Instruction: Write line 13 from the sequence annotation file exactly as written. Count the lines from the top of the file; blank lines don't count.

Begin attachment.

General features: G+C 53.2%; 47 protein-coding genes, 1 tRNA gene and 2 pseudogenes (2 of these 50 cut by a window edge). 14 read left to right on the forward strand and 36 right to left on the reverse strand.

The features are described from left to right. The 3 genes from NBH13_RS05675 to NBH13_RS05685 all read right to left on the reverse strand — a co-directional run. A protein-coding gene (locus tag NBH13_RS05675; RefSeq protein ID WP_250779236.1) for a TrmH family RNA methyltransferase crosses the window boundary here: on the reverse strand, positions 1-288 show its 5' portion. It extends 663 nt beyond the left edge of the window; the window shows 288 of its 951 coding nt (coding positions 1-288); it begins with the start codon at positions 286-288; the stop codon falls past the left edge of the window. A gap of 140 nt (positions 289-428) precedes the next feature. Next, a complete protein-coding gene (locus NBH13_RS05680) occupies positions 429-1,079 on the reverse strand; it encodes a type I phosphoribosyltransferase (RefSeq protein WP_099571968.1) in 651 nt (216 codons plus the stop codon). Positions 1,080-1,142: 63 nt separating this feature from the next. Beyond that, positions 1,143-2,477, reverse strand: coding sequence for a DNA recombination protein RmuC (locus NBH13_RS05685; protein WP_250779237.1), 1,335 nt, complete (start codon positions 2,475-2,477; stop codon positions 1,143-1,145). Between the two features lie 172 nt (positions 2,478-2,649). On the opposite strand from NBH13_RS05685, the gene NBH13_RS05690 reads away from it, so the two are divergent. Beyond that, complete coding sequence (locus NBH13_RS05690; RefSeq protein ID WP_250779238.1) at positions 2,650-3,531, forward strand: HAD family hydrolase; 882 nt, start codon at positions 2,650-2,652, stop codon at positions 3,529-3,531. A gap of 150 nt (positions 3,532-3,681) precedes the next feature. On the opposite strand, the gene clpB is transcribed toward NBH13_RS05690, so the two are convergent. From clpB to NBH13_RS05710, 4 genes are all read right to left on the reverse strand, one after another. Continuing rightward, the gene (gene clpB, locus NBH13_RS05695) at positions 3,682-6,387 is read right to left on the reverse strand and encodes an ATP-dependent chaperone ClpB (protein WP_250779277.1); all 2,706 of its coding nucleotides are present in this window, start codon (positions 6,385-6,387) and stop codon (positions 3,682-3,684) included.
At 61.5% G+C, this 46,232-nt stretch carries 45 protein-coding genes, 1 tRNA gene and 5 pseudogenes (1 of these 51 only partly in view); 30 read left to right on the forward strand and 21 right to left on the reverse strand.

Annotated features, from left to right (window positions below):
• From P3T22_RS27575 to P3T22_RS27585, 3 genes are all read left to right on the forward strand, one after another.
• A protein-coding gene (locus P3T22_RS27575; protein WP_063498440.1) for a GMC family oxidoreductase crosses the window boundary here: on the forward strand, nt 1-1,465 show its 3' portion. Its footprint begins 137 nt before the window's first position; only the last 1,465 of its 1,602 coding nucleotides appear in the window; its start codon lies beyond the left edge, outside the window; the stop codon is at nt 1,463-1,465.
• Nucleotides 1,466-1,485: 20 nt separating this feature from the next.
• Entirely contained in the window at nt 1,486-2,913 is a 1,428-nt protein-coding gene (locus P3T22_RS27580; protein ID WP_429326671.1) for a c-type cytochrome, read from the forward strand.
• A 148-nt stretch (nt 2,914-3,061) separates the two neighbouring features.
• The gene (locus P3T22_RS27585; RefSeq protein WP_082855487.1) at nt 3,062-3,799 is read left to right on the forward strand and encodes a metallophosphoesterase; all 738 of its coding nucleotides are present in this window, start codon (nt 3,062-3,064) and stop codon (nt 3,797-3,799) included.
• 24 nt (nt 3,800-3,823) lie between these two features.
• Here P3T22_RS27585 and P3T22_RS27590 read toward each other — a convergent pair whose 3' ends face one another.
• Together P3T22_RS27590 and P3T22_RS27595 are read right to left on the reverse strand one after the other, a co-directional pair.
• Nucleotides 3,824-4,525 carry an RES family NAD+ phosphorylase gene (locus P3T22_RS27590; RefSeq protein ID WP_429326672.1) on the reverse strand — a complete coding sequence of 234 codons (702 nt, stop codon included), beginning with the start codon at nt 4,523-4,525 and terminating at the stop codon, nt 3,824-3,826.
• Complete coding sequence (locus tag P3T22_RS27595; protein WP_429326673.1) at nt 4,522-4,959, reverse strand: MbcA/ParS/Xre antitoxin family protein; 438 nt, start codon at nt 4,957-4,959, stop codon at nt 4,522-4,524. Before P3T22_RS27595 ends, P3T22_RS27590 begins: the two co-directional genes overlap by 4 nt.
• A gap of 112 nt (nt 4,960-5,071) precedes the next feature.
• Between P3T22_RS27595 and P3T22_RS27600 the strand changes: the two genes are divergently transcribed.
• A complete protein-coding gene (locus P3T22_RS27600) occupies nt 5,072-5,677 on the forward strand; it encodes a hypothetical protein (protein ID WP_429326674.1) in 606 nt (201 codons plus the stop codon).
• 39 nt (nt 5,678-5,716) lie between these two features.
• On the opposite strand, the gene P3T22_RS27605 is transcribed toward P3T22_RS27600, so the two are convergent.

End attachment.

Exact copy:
• Together P3T22_RS27590 and P3T22_RS27595 are read right to left on the reverse strand one after the other, a co-directional pair.